On this week’s episode of Real Politic University of California Davis Professor of Asian American Studies Darrell Hamamoto joins James again to discuss a wide variety of issues spanning from organized religion to public health, the politics of higher education and what passes for critical thought and analysis in today’s academy.
Emergency Spending Bills Signal Transition to Banana Republic
Twice in September Congress implemented ‘Martial Law’ as a way of railroading unconstitutional spending bills to keep the bankrupt US government from collapsing. The use of martial law fast-tracks spending bills by BYPASSING typical procedures – it’s a stop gap measure of overt tyranny from the government of a nation which at this point is best defined as a ‘Banana Republic’.
Heartfelt plea for “body politic.”
“Our thoughts and prayers are not enough.”
“… We do not have sufficient common sense gun safety laws even in the face of repeated mass killings.”
“This is something we should politicize.”
Eyewitness “heard shots” and “ran … got to my car and drove out.”
Timeline of October 1 Shooting from Oregon Live
How the FoxNews, CNN, MSNBC Covered the Oregon Shooting Before They Knew a Thing About It
By now, we all know that there’s been another school shooting, this time at Umpqua Community College in southern Oregon. But for what seemed like a very long time this afternoon, that was all we knew. Further details were hard to come by, which posed a challenge to the many journalists who were tasked with reporting on what had—and hadn’t—happened. If you, like me, were toggling between the three main cable news networks this afternoon as they struggled to report the story in a virtual information void, you saw three different and distinct journalistic strategies at work: circumspection, observation, and pontification. Here’s what I glimpsed, and here’s where I saw it.
Just one day into Russia’s genuine “war on terror” corporate media have begun to claim, with almost no proof, that Russia is bombing innocent Syria civilians ( e.g. here, here and here). (One report from Reuters relies on a single Syrian Army defector as a source.) In fact, Syrians have been terrorized since 2011 in a vicious, US/NATO-backed covert regime change operation.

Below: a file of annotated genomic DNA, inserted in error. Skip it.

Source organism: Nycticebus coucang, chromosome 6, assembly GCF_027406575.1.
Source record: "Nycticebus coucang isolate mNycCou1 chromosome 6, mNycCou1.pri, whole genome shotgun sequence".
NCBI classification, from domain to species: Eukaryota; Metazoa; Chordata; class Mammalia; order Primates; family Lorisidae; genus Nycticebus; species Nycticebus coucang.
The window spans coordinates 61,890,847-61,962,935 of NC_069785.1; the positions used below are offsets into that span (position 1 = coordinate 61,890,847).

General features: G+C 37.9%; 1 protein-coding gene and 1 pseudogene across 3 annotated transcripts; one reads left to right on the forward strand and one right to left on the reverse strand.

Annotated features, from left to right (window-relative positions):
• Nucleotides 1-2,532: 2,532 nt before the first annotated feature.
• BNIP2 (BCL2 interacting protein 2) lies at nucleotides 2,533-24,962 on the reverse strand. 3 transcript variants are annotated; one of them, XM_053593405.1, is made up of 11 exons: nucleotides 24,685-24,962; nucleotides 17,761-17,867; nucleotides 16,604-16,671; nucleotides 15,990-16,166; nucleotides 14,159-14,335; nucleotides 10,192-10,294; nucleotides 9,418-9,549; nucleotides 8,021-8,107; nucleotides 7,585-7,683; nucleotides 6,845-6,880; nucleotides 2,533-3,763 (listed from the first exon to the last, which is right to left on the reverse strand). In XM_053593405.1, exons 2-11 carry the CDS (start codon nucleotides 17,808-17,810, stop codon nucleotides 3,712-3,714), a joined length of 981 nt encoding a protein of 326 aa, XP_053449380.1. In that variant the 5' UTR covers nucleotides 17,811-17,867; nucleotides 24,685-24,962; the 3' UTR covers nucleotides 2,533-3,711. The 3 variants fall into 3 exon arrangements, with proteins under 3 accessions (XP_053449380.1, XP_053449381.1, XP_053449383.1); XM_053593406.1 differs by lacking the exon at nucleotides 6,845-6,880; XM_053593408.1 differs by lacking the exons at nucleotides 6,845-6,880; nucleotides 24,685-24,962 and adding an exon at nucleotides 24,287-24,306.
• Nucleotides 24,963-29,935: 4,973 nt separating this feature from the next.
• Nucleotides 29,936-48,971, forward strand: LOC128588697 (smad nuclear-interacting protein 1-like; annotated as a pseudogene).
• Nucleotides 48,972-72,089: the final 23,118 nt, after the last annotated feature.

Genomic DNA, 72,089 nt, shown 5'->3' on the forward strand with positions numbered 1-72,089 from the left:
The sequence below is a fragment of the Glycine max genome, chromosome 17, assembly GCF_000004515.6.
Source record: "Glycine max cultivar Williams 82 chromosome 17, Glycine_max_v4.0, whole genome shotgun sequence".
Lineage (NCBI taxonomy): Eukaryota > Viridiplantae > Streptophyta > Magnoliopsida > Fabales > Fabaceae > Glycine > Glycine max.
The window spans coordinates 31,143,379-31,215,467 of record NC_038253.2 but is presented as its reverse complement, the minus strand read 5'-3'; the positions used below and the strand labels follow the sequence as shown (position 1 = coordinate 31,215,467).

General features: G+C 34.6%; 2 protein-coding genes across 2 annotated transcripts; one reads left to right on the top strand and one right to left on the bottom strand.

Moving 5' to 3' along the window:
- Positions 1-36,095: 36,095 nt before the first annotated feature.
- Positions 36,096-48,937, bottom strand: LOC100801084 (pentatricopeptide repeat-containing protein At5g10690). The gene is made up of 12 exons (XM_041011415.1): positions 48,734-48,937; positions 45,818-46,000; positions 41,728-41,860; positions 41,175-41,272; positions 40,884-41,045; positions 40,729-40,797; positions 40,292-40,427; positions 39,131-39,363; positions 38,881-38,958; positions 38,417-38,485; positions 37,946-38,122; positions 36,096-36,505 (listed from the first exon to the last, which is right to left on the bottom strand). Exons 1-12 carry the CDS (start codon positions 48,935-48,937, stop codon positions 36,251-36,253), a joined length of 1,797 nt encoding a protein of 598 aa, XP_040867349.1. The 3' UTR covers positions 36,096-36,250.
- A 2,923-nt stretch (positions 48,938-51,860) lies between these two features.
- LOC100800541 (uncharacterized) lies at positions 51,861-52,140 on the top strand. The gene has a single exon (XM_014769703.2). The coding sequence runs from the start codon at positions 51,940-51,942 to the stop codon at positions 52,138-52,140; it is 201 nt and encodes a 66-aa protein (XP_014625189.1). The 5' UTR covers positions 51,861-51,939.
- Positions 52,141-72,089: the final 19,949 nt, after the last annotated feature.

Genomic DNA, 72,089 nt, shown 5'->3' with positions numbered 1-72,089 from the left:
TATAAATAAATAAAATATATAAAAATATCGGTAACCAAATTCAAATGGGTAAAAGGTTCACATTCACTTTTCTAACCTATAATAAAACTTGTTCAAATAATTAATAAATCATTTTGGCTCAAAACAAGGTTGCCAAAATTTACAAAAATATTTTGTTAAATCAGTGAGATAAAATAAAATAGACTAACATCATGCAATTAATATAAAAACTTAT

An accompanying tactic involves routine demonization of Vladimir Putin, the man who after all accurately hit upon the horrific nature of US foreign policy at the UN in September. “In fact, the Islamic State itself did not come out of nowhere,” the dreaded Russian head of state noted.
It was initially developed as a weapon against undesirable secular regimes … In these circumstances, it is hypocritical and irresponsible to make declarations about the threat of terrorism and at the same time turn a blind eye to the channels used to finance and support terrorists, including revenues from drug trafficking, the illegal oil trade and the arms trade.
“Global Goals” Is Lavishly-Funded Public Relations Endeavor “We the People” Never Voted For
This month delegates to the United Nations ratified the so-called “Global Goals For Sustainable Development.” This will involve a radical, far-reaching social and economic transformation of everyday life that has been in the works for decades.
In true Hegelian dialectic style, the program is taking place as various black swans linger on the economic horizon, while some of the very interests involved in the “Global Goals” are likewise putting the finishing touches on the Trans-Pacific trade agreement, designed to (not coincidentally) crush the nation state.